What the Mountains Remember by Joy Callaway. 3/5
In this romance about keeping one’s background secret for reasons of social standing, Callaway tries so hard to make her characters work, but in the end, it just doesn’t work. Belle is slated to marry Worth (god, these names, please, can we be at least a little more subtle?), but Belle comes from a poor family. Belle’s mother has obfuscated her past, and married a rich man after Belle’s father died in a mine collapse. Worth’s parents and, apparently, his fiancée, died in a fire. Both are pledged not to love, ever, because love brings pain. (Sigh.) Everyone is on holiday in Asheville, NC, to see the building of the Grove Park Inn. As they figure out their relationship, which consists of numerous broken engagements and attempts to break engagements, they fall in love. Of course. At the same time, Belle begins to write an article about the men building the Inn, which gives her the opportunity to show that laborers and craftspeople are people too! But the “article” included near the d of the book does no such thing, and while Belle is happy that her husband covers costs for the workers’ health care and housing, she’s still horrified by her own roots, except when they are useful for her to gain favor with Worth and others in their circle. You can also play Gothic bingo here: young woman in love with inappropriate man; man who is a cad; tuberculosis; poor but proud people; escaping on horseback; possible illegitimate child; charred ruins of Worth’s parents’ home; sneaking around in the dark; lots of costume changes; Worth’s manly chest. 3/5 for effort.
The Angel of Indian Lake by Stephen Graham Jones. 5/5
The third and final installment in Jones’s horror series surrounding “final girl” and horror flick expert Jade Daniels, The Angel Of Indian Lake has plenty of smarts and gore to match. Horror fans will love Jade’s inner monologue and its deep, deep knowledge of the genre, and those who enjoy Jones’s take on Indigenous lore will come away very happy from this novel, where these facets are entwined in fantastic and brutal ways. I do recommend that readers read the trilogy in order: this last book relies heavily on reader knowledge of what happened in the previous two novels. I love how Jade as changed (and not changed) since the previous book, how Jones depicts her CPTSD and responses, and how her allies have developed as well.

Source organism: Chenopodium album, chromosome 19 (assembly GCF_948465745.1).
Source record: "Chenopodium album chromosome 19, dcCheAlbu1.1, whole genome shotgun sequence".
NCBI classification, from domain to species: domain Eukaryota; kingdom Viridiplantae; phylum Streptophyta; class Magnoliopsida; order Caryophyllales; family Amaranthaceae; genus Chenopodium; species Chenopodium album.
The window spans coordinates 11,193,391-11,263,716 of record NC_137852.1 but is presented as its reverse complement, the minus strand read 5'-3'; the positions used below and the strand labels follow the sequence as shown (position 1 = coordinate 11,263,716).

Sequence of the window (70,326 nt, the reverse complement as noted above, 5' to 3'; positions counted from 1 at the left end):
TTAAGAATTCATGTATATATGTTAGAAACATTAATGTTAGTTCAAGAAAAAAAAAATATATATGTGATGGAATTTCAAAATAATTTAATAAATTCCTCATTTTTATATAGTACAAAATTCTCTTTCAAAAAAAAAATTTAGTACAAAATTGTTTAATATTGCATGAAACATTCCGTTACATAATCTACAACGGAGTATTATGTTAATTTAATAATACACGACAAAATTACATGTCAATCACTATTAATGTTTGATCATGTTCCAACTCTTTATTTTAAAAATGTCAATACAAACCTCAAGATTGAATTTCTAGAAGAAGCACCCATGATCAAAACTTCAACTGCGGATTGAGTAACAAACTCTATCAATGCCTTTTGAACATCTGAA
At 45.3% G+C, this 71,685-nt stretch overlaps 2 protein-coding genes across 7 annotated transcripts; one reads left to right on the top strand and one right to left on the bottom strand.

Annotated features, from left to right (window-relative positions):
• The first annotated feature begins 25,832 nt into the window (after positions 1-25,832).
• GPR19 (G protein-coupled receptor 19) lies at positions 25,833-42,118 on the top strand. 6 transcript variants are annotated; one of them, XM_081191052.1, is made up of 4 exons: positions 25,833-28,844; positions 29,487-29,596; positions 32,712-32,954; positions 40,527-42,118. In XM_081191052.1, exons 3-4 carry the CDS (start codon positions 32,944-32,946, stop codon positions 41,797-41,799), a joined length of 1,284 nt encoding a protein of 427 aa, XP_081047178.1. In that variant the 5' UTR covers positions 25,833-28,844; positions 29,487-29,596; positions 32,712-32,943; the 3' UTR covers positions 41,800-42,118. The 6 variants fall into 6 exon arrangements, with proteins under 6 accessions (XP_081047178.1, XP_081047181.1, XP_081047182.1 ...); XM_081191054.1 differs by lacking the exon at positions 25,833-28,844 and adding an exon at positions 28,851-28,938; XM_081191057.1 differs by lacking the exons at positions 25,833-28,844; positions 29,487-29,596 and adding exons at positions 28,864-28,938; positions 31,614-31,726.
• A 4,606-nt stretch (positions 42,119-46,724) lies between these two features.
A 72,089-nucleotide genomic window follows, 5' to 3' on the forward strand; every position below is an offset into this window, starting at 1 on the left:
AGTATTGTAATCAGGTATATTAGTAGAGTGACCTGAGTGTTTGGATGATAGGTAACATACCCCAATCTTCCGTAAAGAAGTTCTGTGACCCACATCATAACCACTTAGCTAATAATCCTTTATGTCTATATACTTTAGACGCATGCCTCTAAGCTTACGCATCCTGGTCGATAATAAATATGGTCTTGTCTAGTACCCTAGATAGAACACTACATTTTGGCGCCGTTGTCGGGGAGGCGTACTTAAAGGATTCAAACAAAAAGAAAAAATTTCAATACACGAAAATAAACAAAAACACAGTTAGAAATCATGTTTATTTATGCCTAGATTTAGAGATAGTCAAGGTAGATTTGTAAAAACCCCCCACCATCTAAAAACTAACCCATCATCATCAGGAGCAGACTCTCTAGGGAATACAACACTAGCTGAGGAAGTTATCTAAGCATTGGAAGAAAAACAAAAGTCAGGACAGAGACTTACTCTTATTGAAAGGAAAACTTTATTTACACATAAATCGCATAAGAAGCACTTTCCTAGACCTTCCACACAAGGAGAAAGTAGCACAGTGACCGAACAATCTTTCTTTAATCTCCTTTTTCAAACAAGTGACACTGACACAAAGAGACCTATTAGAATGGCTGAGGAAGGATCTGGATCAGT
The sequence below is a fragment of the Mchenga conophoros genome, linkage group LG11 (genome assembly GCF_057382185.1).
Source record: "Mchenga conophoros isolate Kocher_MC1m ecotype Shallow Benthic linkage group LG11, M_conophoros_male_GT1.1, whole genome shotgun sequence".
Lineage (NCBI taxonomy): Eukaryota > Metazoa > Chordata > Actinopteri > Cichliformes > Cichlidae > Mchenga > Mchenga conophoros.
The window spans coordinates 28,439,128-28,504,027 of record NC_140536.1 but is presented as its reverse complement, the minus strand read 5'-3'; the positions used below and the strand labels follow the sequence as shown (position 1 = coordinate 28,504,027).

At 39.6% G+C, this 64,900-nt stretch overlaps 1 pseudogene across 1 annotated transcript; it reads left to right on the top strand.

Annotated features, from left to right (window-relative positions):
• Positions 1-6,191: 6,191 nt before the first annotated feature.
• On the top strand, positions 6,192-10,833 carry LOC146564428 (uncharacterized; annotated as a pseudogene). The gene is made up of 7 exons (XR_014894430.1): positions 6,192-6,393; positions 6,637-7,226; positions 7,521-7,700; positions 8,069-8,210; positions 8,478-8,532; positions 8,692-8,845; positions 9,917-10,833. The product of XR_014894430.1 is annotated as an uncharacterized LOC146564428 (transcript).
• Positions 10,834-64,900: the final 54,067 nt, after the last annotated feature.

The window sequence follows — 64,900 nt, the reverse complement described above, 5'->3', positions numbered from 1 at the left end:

The Seventh Veil of Salome by Silvia Moreno-Garcia. 5/5
Moreno-Garcia never fails to amaze me. Every book has a different angle, but all tell stories of humanity and need and the darkness of the heart. Here, a young woman is plucked out of obscurity to star as Salome in a 1920s silent epic, and Moreno-Garcia weaves her story of Salome (or the film’s treatment, as it was called then) with the young actor’s life in a brilliant and compelling way. It’s old Hollywood, and all of the gossip and camp and scandal and ways to survive are on display . It’s a great read.
The Dead Cat Tail Assassins by P. Djèlí Clark. 5/5
This is a brilliant and hilarious tour-de-force from Clark, whose other work I have enjoyed to no end. Here, an assassin is sent to kill….someone who might very well be her younger self, literally. When the assassin runs, taking her quarry with her, adventures ensue, involving the world’s equivalent of mediocre, White, crypto-flogging men in tech, other assassins, and goddesses. It’s a romp through popular culture and fantasy tropes, and is glorious. (“Edgelords” had me laughing out loud.)